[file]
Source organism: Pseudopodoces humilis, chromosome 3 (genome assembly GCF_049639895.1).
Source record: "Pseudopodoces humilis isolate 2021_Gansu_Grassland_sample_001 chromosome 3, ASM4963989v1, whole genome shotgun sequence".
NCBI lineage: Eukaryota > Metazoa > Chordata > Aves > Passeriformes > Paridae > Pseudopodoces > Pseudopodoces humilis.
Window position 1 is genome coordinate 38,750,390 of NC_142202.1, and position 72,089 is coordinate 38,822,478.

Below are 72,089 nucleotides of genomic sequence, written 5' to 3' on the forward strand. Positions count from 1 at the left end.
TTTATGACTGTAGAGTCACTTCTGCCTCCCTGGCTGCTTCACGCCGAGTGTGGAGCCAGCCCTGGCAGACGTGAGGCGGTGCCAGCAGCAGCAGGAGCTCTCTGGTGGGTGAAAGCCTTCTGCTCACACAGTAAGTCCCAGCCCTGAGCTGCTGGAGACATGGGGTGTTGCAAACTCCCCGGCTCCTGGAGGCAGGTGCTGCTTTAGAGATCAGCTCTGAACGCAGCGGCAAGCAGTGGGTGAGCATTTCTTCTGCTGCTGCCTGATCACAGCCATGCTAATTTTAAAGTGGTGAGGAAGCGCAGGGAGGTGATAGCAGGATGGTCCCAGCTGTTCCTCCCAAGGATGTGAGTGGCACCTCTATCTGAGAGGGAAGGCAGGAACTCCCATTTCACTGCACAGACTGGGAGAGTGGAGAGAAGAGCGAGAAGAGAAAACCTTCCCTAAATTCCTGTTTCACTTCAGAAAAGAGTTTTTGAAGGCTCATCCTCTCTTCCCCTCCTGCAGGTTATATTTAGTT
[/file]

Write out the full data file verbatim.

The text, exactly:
Source organism: Pseudopodoces humilis, chromosome 3 (genome assembly GCF_049639895.1).
Source record: "Pseudopodoces humilis isolate 2021_Gansu_Grassland_sample_001 chromosome 3, ASM4963989v1, whole genome shotgun sequence".
NCBI lineage: Eukaryota > Metazoa > Chordata > Aves > Passeriformes > Paridae > Pseudopodoces > Pseudopodoces humilis.
Window position 1 is genome coordinate 38,750,390 of NC_142202.1, and position 72,089 is coordinate 38,822,478.

Below are 72,089 nucleotides of genomic sequence, written 5' to 3' on the forward strand. Positions count from 1 at the left end.
TTTATGACTGTAGAGTCACTTCTGCCTCCCTGGCTGCTTCACGCCGAGTGTGGAGCCAGCCCTGGCAGACGTGAGGCGGTGCCAGCAGCAGCAGGAGCTCTCTGGTGGGTGAAAGCCTTCTGCTCACACAGTAAGTCCCAGCCCTGAGCTGCTGGAGACATGGGGTGTTGCAAACTCCCCGGCTCCTGGAGGCAGGTGCTGCTTTAGAGATCAGCTCTGAACGCAGCGGCAAGCAGTGGGTGAGCATTTCTTCTGCTGCTGCCTGATCACAGCCATGCTAATTTTAAAGTGGTGAGGAAGCGCAGGGAGGTGATAGCAGGATGGTCCCAGCTGTTCCTCCCAAGGATGTGAGTGGCACCTCTATCTGAGAGGGAAGGCAGGAACTCCCATTTCACTGCACAGACTGGGAGAGTGGAGAGAAGAGCGAGAAGAGAAAACCTTCCCTAAATTCCTGTTTCACTTCAGAAAAGAGTTTTTGAAGGCTCATCCTCTCTTCCCCTCCTGCAGGTTATATTTAGTT